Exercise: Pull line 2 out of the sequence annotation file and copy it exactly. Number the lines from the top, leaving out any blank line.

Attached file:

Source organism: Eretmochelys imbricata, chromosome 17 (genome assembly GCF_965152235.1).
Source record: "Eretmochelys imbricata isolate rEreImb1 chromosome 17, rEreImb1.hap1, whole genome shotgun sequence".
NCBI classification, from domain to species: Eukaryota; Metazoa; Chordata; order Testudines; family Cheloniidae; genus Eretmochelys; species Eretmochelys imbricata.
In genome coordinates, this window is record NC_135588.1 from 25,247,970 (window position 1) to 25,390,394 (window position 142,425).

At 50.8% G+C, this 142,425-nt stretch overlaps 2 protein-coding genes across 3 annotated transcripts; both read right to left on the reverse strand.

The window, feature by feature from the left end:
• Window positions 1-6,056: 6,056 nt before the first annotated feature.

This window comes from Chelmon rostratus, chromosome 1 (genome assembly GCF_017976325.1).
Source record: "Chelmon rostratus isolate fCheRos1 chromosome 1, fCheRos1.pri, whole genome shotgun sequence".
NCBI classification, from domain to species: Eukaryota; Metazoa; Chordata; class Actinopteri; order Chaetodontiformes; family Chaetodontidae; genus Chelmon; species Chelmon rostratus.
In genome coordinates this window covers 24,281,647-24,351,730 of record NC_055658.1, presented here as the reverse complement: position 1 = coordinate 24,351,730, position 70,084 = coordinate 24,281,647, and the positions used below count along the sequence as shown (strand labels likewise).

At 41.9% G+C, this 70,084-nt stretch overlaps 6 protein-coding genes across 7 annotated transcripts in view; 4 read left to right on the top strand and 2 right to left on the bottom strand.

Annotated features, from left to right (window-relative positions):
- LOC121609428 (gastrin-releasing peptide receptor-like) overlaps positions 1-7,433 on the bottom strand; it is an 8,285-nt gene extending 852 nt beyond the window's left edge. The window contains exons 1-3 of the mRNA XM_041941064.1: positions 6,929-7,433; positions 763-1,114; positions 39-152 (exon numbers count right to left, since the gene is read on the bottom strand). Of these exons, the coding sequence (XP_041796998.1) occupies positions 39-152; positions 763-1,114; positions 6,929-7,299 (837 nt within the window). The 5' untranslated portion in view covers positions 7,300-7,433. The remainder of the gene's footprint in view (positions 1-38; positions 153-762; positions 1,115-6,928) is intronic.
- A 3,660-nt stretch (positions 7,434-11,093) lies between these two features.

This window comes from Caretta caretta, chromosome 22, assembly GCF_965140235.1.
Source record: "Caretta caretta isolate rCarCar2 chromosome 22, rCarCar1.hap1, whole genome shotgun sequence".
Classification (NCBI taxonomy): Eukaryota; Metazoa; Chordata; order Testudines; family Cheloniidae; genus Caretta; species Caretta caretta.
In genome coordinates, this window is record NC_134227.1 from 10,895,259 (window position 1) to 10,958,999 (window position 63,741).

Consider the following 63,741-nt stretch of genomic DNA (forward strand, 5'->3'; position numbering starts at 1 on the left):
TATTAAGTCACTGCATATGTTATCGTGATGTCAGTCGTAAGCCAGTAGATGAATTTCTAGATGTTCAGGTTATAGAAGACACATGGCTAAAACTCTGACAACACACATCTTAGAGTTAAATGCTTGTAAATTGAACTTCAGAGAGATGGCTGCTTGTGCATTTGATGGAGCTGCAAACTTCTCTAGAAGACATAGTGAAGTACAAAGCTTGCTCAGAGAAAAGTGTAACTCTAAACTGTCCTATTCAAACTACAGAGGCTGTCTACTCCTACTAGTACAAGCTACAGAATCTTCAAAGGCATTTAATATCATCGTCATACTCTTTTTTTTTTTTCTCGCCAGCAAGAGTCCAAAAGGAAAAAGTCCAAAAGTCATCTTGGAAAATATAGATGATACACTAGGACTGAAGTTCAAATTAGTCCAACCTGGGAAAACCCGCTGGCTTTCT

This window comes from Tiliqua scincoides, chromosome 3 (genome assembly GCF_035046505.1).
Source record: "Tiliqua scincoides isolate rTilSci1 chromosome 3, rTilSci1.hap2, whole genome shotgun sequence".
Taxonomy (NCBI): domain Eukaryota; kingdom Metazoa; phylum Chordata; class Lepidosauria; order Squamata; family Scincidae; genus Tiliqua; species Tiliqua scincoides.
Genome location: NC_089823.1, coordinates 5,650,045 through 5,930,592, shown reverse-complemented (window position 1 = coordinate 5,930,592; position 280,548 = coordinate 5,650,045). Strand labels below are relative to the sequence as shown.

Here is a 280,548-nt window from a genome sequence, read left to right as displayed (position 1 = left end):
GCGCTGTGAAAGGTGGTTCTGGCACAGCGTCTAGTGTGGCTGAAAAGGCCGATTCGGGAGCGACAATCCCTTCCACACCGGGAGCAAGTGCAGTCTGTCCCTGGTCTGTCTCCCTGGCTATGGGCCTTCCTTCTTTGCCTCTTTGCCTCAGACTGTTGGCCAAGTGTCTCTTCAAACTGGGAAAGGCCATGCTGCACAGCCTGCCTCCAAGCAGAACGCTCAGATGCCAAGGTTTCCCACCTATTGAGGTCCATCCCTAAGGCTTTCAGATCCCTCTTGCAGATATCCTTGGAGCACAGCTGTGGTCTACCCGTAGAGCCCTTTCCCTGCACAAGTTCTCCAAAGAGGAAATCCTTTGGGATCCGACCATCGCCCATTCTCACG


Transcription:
Source record: "Eretmochelys imbricata isolate rEreImb1 chromosome 17, rEreImb1.hap1, whole genome shotgun sequence".